I was recently asked to run a 1:1 training session to introduce someone to the basics of navigation. During our conversation I mentioned that I would put together some blog posts on navigation techniques.
My intention is to create a series of blog posts that cover the core topics of the National Navigation Award Scheme. I shall either write about a specific topic, or provide links to existing material that I think covers the topic well. The NNAS is split into three main levels: Bronze, Silver, Gold.
- Navigate using a variety of maps and scales.
- Use 4 and 6 figure grid references with worded descriptions to define the position of a map feature and to locate a feature on the ground.
- Orientate the map using handrails, obvious point features and major landforms.
- Use linear features (e.g. paths, tracks, clear boundaries) as handrails in simple navigation exercises.
- Relate prominent landforms such as large hills and valleys to corresponding contour information on the map.
- Orientate the map by aligning a compass needle against grid north and be aware that magnetic variation causes an inaccuracy.
- Use an orientated map to confirm direction of travel.
- Use clearly identifiable features to confirm position along the route and to recognise when the target has been overshot.
- Measure horizontal distance on the map and estimate distance on the ground using timing, pacing and simple visual judgements e.g.100m.
- Plan and implement simple routes and navigation strategies based on the above skills.
- Recognise a navigation error within a few minutes and apply simple relocation techniques using handrails and prominent features.
- Demonstrate an awareness of local and national access issues, access legislation, personal responsibilities and the Countryside Code.
- Demonstrate appropriate knowledge of walking equipment, safety equipment and emergency procedures.
- Utilise the skills and techniques of the Bronze Award in the context of Silver Award navigation strategies.
- Relate small hills, small valleys, prominent re-entrants and prominent spurs to their corresponding map contours. Use prominent hills, ridges, spurs and valleys as a means of navigation in good visibility.
- Use landforms and point features to orientate the map and as collecting and catching features.
- Use a compass to: Accurately follow a bearing; aim off; check the direction of handrails and other linear features.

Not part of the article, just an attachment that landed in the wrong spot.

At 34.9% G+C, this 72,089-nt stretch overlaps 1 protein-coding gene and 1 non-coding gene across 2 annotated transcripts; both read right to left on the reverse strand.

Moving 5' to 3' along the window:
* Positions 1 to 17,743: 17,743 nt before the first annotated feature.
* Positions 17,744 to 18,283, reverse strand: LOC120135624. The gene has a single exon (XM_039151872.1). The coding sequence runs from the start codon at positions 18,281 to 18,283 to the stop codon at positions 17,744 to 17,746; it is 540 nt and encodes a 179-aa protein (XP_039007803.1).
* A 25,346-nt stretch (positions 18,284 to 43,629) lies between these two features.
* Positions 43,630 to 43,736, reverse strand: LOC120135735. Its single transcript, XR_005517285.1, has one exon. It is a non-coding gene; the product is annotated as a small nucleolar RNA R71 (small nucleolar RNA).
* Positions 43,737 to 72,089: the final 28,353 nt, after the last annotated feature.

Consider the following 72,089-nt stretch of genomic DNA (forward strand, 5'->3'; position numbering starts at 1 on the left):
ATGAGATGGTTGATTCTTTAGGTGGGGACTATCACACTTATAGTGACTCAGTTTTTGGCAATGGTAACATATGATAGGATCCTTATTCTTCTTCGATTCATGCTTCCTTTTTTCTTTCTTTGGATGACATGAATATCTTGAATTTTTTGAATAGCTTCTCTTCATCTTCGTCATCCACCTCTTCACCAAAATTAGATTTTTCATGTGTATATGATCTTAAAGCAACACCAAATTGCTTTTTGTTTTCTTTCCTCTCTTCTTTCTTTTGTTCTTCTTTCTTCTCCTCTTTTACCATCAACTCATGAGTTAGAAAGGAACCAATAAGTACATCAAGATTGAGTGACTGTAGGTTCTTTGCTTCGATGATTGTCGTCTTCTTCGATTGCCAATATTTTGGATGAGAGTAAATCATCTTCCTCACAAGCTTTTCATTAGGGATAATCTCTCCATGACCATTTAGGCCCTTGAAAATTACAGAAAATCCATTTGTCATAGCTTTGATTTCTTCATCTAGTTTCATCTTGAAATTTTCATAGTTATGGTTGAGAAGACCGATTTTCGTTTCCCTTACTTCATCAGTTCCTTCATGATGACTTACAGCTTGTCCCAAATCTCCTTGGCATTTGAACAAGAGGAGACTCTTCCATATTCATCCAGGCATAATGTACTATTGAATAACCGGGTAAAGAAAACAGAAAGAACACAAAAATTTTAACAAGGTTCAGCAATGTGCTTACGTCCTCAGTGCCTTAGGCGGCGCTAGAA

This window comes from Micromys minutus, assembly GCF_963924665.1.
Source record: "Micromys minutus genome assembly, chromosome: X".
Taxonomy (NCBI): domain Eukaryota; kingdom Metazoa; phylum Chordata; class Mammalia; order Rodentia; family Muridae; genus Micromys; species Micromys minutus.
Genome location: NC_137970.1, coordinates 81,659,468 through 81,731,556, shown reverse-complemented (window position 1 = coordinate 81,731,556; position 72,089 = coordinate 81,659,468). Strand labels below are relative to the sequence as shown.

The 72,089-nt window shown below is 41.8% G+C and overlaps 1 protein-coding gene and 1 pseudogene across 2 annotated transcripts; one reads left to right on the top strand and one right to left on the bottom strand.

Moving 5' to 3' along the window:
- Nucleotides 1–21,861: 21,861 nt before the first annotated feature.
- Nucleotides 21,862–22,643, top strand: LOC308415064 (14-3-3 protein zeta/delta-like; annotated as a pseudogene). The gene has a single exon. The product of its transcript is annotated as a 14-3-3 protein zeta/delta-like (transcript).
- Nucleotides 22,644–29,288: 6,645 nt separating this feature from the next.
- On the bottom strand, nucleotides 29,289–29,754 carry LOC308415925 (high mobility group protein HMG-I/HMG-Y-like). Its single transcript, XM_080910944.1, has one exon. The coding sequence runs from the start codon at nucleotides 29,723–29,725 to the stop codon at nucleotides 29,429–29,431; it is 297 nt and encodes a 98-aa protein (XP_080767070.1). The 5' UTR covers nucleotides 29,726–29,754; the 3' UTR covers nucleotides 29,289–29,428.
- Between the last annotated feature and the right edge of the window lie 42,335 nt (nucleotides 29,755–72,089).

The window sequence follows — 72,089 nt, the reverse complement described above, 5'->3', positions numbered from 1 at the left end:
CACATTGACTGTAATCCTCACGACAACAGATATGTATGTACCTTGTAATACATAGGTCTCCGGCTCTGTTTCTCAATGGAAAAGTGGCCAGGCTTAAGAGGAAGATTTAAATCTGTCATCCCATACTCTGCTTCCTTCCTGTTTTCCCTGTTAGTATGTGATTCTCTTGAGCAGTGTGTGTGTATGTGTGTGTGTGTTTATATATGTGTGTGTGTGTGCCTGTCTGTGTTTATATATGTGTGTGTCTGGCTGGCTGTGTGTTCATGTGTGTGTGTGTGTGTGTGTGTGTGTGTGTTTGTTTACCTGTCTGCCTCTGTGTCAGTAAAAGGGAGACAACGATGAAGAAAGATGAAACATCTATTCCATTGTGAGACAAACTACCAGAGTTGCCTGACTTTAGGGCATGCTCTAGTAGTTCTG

- Deviate briefly from a compass bearing to avoid obstacles or difficult terrain and accurately regain the original line.
- Use back bearings to check route following accuracy.
- Measure distance on the ground in varied, open terrain using timing and pacing and make practical allowances for any discrepancies.
- Simplify legs using coarse navigation, attack points and fine navigation.
- Recognise dangerous or difficult terrain on map and ground.
- Plan and implement navigational strategies based on the above skills.
- Maintain route finding accuracy in poor visibility or darkness.
- Recognise a navigation error within a few minutes and apply appropriate relocation techniques.
- Understand how personal fitness and nature of terrain affect route choice both at the planning stage and on the ground.
- Understand the potential consequences of fatigue and physical discomfort in demanding terrain and/or extreme weather conditions.
- Select appropriate clothing, equipment and first aid items for walking in open country in all weather conditions.
- Demonstrate an understanding of the Countryside Code, current access legislation and the environmental impact of walkers on the countryside.
- Understand the responsibilities of walkers towards other countryside interests such as farming, forestry and conservation.
- Utilise the skills and techniques of the Bronze and Silver Awards in the context of GGold National Navigation Award navigation strategies.
- Utilise contours and fine detail as the prime method of navigation.
- Accurately: Follow a route, judge distance, check progress against time, use relevant compass skills and maintain continuous map contact.
- Use back bearings and transits to confirm current position.
- Use aspect of slope as an aid to relocation.
- Select appropriate techniques within an overall navigation strategy.
- Navigate in intricate terrain in reduced visibility i.e. mist or darkness.
- Select an appropriate, safe route in relation to height gain and loss, dangerous terrain and other major hazards.
- Assess the route ahead in the field in relation to prevailing conditions or changing circumstances (e.g. weather, time, daylight, ability/fitness) and re-plan the route appropriately if necessary.
- Shorten a route, use an escape route and know emergency procedures.
- Recognise the occurrence of a navigational error within a few minutes and apply appropriate relocation techniques.
- Select appropriate clothing, equipment and first aid for walking in remote areas in all weather conditions.
- Understand the physical demands created by hill and moorland terrain in all weather conditions.
- Understand the effects of cold, heat, fatigue and discomfort on decision making and execution of a selected route.